Stefano Ranzani conducts Verdi's 'Simon Boccanegra',
reviewed by GIUSEPPE PENNISI
reviewed by GIUSEPPE PENNISI
Giuseppe Verdi spent almost twenty five years to complete the definitive version of Simon Boccanegra (Very Welcome, 27 March 2010). In spite of La Scala's success in 1881 (with Arrigo Boito's extensive re-writing of the libretto and many changes to the score), for decades Simon Boccanegra has been considered a minor opera in the Verdi catalogue. According to several authors, the opera's revival was due to Claudio Abbado's 1971 La Scala production, which traveled all over the world. In 2000, a new and quite different production under Abbado's baton was the hit of the Salzburg festival. In my view, after World War II, the real discovery of the richness of Simon Boccanegra was due to the efforts of Gianandrea Gavazzeni. Riccardo Muti, the star in conducting Verdi, took up the challenge only at the age of seventy-one, with a 2012 Rome Teatro dell'Opera production (Psychological Evolution, 4 December 2012) which toured Japan last Spring. In Fall 2013, both the Parma and Turin opera houses opened their respective 'seasons' with two very different productions of Simon (Pure Enjoyment, 14 November 2013).
This year, La Scala is proposing the revival of a 2009 production, a joint venture with Berlin Staatsoper and the Metropolitan Opera House. It is staged from 31 October 2014 for nearly three weeks, and with two different casts, as the last opera of the 2013-14 season. In Venice, La Fenice will inaugurate the 2014-15 season with a brand new Simon. This vindicates the troubles this Verdi title has had for decades and confirms my oft-repeated statement that Simon is one of the composer's most modern operas.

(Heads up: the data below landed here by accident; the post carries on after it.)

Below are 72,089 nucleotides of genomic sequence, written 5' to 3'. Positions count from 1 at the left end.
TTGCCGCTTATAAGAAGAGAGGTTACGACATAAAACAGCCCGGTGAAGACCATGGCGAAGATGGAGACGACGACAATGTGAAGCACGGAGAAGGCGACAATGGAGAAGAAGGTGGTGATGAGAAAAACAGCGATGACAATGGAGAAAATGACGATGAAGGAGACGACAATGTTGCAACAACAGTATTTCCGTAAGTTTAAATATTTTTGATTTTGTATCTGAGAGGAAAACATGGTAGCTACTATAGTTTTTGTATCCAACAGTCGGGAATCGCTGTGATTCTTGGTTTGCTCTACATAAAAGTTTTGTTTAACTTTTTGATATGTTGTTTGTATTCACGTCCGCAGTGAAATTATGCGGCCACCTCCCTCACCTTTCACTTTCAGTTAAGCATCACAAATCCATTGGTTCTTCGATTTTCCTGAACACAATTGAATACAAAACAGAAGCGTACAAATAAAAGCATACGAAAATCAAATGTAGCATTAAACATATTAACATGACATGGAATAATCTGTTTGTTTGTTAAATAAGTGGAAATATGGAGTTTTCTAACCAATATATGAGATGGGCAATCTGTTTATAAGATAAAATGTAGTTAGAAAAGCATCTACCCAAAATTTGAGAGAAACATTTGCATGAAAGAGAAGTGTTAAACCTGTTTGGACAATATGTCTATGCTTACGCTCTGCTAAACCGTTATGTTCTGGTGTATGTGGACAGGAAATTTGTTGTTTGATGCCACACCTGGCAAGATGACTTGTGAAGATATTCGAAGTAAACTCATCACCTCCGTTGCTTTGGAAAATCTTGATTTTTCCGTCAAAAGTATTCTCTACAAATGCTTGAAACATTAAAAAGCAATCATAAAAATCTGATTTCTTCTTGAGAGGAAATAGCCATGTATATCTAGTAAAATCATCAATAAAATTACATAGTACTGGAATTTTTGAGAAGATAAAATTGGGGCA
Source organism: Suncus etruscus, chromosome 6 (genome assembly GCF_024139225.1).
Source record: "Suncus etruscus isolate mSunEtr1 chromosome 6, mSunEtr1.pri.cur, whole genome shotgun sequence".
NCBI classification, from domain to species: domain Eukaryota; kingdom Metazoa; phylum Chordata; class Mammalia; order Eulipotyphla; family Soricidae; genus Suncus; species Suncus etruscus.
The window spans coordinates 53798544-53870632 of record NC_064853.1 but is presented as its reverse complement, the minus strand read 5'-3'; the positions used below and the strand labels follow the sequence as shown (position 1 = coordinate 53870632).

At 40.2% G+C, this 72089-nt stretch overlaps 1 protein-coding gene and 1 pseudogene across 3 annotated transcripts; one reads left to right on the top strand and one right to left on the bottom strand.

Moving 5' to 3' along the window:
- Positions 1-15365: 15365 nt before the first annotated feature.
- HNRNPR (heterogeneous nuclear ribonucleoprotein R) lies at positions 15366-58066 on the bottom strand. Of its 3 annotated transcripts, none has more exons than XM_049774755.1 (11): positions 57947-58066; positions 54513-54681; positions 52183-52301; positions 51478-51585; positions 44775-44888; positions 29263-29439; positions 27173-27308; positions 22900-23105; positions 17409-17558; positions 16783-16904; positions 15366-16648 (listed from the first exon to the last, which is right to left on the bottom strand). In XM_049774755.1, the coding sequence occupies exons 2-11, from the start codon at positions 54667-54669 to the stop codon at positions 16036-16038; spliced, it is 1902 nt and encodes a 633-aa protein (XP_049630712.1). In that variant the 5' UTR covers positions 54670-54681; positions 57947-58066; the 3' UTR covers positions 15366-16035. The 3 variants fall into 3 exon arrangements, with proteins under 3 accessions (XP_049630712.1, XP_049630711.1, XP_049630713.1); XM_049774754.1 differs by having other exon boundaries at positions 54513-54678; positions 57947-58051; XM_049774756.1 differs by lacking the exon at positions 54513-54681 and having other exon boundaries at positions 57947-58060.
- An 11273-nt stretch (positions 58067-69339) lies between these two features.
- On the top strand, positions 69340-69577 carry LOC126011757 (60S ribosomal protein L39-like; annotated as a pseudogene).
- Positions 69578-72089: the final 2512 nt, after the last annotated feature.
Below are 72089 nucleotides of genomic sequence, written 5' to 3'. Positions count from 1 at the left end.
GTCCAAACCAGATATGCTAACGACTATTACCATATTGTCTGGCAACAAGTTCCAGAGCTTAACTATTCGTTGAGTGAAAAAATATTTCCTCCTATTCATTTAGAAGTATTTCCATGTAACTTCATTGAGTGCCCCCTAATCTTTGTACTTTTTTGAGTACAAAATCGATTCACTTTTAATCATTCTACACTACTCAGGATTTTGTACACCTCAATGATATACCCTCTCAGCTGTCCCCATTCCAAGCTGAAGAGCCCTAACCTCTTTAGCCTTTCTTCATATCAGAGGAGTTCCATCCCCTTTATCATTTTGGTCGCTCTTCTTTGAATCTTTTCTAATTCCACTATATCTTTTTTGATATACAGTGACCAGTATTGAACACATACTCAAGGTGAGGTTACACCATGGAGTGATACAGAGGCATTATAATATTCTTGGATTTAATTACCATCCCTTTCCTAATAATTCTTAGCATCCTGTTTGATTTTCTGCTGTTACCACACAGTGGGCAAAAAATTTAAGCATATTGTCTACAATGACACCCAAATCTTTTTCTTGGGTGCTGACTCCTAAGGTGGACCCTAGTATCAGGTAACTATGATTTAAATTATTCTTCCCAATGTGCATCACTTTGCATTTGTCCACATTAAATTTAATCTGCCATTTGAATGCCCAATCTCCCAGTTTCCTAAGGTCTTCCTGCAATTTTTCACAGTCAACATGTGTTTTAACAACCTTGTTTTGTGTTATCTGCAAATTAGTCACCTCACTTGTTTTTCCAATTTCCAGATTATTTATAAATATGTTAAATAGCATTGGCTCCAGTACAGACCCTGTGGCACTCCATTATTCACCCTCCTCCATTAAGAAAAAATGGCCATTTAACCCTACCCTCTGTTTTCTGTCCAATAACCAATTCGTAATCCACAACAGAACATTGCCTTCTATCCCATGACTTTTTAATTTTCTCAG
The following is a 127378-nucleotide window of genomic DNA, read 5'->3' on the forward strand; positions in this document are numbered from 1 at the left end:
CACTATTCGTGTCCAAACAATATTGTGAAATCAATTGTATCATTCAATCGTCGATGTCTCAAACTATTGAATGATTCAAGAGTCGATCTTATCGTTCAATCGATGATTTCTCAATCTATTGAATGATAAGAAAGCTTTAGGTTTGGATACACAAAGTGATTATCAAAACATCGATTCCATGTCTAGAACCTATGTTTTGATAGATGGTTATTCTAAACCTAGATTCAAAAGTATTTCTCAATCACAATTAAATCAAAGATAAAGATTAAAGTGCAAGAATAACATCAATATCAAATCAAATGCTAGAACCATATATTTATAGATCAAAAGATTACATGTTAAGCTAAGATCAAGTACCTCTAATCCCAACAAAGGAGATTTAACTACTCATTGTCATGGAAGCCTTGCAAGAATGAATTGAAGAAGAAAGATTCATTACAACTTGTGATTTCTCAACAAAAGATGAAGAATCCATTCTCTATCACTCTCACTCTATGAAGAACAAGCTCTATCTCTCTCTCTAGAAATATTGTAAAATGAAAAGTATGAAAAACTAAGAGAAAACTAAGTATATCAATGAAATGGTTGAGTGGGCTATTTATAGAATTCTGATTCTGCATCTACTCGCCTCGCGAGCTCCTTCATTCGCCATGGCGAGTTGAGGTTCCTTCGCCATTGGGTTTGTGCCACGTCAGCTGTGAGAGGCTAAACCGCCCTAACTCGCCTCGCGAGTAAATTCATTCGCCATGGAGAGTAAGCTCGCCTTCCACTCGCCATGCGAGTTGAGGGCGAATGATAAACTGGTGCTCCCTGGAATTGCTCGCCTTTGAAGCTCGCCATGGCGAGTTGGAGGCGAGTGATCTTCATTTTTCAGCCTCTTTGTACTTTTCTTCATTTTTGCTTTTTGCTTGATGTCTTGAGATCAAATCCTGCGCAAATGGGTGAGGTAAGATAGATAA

I was at La Scala on 31 October 2014. The Federico Tiezzi production is quite essential. It was found 'untraditional' and 'too innovative' by New York's Metropolitan Opera House, but it follows Western European dramaturgical standards for sets that have to fit different stages. There is a simple structure providing a view of the sea as often as possible: for the protagonist, the sea represents the freedom he lost when he was forced to enter politics to follow his love dream. Acting is central, and most of the singers are good actors.
In conducting Verdi, I prefer Stefano Ranzani to Daniel Barenboim who is in the pit from 6 November 2014. The latter dilates the tempos and imposes himself on the singers. Ranzani comes from Gianandrea Gavazzeni's school and is his best follower. He depicts a dark, nearly bleak, human tragedy and takes the singers' needs into full account, and he provided the right colours and atmosphere.
At the age of seventy-three, Leo Nucci is still an effective Simon, especially in the taxing first Act: he was really imposing both dramatically and vocally in the Council Chamber scene at the end of the act. Carmen Giannattasio was a superb Maria/Amalia, sweet and tender in the two duets of the first scene of Act I (with, respectively, her lover and her father) and forceful in her appeal for peace in the second scene of Act I and in her defense of Simon in Act II.
At the age of fifty-four, Ramòn Vargas did not seem a good fit for the Gabriele Adorno role: perhaps he had a bad evening, but his timbre has lost his luster and in the Act II main aria he faulted a couple of notes.
Paolo Albiani interpreted by Vitaliy Bilyy and Jacopo Fiesco by Alexander Tsymbalyuk were both of good standard.
The generous opening night audience responded with accolades to Nucci, Gianattasio and Ranzani, and applauded the others.